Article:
Compandor circuits in the prior art manufactured as a monolithic integrated circuit (IC) require packages with 12 or more pins to accommodate the necessary external components on a printed circuit board, i.e., large electrolytic capacitors. In the highly competitive market of cordless telephones, reducing the external pin count and package size can lead to reduced manufacturing costs, reduced space allocation and increased reliability.

Hence, a need exists for a compandor circuit requiring fewer external components and therefore manufacturable in a cheaper monolithic integrated circuit package with fewer external pins.

SUMMARY OF THE INVENTION

Briefly stated, the invention comprises a circuit including an amplifier having a first input receiving an input signal having AC and DC components, a second input receiving a reference potential, and an output for providing an output signal having AC and DC components. A delta gain stage includes an input coupled for receiving the AC and DC components of the output signal of the amplifier and an output coupled to the first input of the amplifier. A rectifier circuit includes an input coupled for receiving the AC and DC components of the output signal of the amplifier and an output for providing a control signal to the control input of the delta gain stage.

BRIEF DESCRIPTION OF THE DRAWING

FIG. 1 is a schematic and block diagram illustrating a conventional compandor circuit;

FIG. 2 is a schematic and block diagram illustrating a compandor circuit in accordance with the present invention;

FIG. 3 is a schematic diagram illustrating the delta gain stage of FIG. 2; and

FIG. 4 is a schematic diagram illustrating the rectifier circuit of FIG. 2.

DETAILED DESCRIPTION OF THE PRIOR ART

A conventional compandor circuit 10 includes an expandor and a compressor as shown in FIG. 1. In a cordless telephone application for example, the hand-held remote unit and the base unit connected to the hard-wired telephone line would each have compandor combination. Incoming voice data from the hard-wired telephone line is compressed in the compressor of the base unit, FM modulated and transmitted through the base unit antenna over the RF link to the hand-held remote unit. The expandor in the remote unit returns the voice data to its full dynamic range for the user to hear. The voice data generated by the user with the hand-held remote unit is compressed by the compressor in the remote unit, FM modulated and transmitted through its antenna over the RF link back to the base unit where the voice data is expanded for transmission over the hard-wire telephone lines to the party at the other end.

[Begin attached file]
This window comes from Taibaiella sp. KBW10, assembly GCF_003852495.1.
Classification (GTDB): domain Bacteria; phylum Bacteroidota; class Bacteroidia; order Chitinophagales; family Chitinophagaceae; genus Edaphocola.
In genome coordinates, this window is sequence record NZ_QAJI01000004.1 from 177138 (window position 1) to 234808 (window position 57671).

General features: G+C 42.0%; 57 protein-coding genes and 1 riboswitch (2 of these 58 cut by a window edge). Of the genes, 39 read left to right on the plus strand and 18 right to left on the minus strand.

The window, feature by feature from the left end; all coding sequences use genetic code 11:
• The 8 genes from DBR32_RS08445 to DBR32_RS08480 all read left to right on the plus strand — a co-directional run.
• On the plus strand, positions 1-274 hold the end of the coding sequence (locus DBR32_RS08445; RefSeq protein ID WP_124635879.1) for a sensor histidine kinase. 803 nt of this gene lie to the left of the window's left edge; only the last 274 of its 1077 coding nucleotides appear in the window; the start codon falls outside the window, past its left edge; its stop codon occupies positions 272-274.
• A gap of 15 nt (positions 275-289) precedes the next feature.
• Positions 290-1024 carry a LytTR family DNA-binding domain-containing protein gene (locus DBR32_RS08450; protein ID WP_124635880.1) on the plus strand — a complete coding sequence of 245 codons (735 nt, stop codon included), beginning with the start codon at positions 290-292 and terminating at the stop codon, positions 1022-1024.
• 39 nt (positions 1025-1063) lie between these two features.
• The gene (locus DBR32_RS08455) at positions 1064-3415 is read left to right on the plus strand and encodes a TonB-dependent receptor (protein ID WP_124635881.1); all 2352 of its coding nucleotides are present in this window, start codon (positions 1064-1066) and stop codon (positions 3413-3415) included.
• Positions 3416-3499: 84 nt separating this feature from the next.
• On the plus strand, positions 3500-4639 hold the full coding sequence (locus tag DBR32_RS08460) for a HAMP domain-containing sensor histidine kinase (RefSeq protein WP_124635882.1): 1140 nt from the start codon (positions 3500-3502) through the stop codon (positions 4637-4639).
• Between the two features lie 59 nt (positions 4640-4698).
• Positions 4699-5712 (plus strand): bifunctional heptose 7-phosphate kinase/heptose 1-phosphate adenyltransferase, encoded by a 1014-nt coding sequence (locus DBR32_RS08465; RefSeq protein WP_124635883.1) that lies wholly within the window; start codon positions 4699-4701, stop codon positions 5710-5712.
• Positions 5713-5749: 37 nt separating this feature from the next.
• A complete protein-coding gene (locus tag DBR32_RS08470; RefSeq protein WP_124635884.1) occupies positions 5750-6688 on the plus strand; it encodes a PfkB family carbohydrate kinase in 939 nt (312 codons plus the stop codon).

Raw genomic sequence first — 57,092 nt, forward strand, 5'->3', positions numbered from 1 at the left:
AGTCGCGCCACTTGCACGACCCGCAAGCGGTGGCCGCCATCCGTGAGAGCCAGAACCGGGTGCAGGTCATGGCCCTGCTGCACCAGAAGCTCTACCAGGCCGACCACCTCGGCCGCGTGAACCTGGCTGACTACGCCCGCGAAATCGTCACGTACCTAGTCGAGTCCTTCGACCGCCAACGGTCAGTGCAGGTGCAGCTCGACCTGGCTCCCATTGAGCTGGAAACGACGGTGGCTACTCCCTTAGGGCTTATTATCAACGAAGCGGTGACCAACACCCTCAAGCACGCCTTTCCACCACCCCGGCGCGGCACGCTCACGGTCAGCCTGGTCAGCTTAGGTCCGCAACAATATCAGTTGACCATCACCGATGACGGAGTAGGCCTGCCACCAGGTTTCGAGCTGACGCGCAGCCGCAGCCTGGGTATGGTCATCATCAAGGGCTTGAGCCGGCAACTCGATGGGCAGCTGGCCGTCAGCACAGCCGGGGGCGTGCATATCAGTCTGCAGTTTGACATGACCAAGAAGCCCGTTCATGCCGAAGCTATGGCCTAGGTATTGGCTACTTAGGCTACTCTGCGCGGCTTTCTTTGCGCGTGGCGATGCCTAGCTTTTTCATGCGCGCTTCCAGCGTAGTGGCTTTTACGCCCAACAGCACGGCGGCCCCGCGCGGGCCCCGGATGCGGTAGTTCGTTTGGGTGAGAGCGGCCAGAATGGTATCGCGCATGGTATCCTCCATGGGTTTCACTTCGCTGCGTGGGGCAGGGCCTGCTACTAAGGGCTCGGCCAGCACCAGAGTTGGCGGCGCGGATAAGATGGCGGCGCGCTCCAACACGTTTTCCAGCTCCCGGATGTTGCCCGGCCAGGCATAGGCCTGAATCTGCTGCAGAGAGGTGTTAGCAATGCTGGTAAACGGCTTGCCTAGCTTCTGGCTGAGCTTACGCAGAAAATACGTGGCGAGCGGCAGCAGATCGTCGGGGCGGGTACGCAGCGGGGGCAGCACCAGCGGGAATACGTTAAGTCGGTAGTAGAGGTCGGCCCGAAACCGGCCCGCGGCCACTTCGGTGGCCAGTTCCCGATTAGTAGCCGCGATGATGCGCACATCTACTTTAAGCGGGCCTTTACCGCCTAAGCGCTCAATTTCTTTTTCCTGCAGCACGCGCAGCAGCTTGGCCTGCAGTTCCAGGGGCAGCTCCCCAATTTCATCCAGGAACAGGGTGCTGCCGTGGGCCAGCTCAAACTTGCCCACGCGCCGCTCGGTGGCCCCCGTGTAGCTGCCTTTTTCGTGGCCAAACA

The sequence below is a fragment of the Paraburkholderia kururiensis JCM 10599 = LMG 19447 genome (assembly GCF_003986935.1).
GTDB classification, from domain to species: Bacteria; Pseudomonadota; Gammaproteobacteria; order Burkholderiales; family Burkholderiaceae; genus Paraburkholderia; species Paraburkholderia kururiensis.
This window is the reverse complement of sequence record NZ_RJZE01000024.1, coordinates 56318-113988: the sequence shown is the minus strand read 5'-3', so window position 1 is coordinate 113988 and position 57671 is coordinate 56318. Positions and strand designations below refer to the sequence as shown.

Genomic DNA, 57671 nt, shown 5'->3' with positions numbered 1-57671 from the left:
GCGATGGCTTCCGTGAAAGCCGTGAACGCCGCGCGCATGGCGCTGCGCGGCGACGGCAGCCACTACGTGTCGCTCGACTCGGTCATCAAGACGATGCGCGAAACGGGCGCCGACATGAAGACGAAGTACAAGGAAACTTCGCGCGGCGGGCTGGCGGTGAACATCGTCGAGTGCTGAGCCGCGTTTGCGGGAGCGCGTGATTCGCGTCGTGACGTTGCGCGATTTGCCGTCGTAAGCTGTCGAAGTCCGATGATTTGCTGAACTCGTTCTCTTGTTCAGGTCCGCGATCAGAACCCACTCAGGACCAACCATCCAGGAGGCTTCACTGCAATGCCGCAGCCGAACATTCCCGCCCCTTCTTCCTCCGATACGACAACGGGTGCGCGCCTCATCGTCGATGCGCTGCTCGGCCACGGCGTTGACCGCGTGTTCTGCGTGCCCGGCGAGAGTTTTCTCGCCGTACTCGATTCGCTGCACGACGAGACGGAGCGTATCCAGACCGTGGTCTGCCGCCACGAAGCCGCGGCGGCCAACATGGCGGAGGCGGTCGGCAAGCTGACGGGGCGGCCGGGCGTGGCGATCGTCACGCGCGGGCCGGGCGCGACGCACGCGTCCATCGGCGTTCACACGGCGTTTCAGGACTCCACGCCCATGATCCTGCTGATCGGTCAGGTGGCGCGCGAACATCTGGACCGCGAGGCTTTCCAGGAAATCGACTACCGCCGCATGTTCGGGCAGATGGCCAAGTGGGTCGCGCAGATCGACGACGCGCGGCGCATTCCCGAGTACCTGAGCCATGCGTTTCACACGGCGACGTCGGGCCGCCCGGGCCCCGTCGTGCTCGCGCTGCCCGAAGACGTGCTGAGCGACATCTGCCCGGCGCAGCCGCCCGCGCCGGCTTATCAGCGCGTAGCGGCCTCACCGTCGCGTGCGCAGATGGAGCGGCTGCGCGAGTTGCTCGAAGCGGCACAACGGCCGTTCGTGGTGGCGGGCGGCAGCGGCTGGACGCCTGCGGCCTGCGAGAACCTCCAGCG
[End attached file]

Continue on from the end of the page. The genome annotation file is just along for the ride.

The prior art expandor shown in FIG. 1 receives a compressed analog signal from which rectifier 12 creates a DC representation of the analog signal to control delta gain stage 14. The greater the amplitude of the compressed analog signal, the higher the gain through delta gain stage 14. Conversely, the lower the compressed analog signal, the lower the gain through delta gain stage 14. Amplifier 16 with feedback resistor 18 provides an output signal having full dynamic range. The non-inverting input of amplifier 16 receives a reference potential VREF typically operating at one-half the positive power supply potential VCC through resistor divider network 19 and filter capacitor 20. The expandor operation typically requires four external pins for the IC package, one each for connection of external capacitors 20, 22, 24, and 26.

For the compressor circuit shown in FIG. 1, the feedback components around amplifier 28 are exchanged with respect to amplifier 16, whereby a full dynamic range input signal is applied through capacitor 30 and resistor 32 to the inverting input of amplifier 28, while rectifier 34 and delta gain stage 36 operate in the feedback path between the output of amplifier 28 and its inverting input. Again, the non-inverting input of amplifier 28 receives the reference potential VREF from resistor divider network 19. Rectifier 34 and delta gain stage 36 receive the output signal of amplifier 28 and adjust the gain based on a compressed analog signal. That is, the higher the compressed analog signal the lower the gain, and the lower the compressed analog signal the higher the gain, thereby effectively compressing the input signal and limiting its dynamic range. Delta gain stage 36 in the compressor tracks delta gain stage 14 in the expandor.

Rectifier 34 and delta gain stage 36 in prior art compressor circuits are sensitive to DC signals from amplifier 28. Capacitor 38 AC-couples the compressed analog signal to delta gain stage 36 to remove any DC component which may adversely effect the feedback path. However, because capacitor 38 decouples DC signals from the feedback path it is necessary to add the RC network 40 to provide a DC bias for the inverting input of amplifier 28. The IC package for the compressor function requires five external pins for capacitors 30, 38, 42 and 44 and RC network 40, in addition to the VREF pin which is also used in the expandor as previously discussed.

The IC package for the complete compandor circuit therefore requires eleven external pins, five pins for the compressor function, three pins for the expandor function and three pins for VCC and ground operating potentials and the reference potential VREF. A smaller standard package size is an eight-pin SOI package. Reducing the compandor function to only eight external pins offers a desirable reduction in manufacturing costs, fewer external components and overall improvement in reliability.

DETAILED DESCRIPTION OF THE PREFERRED EMBODIMENT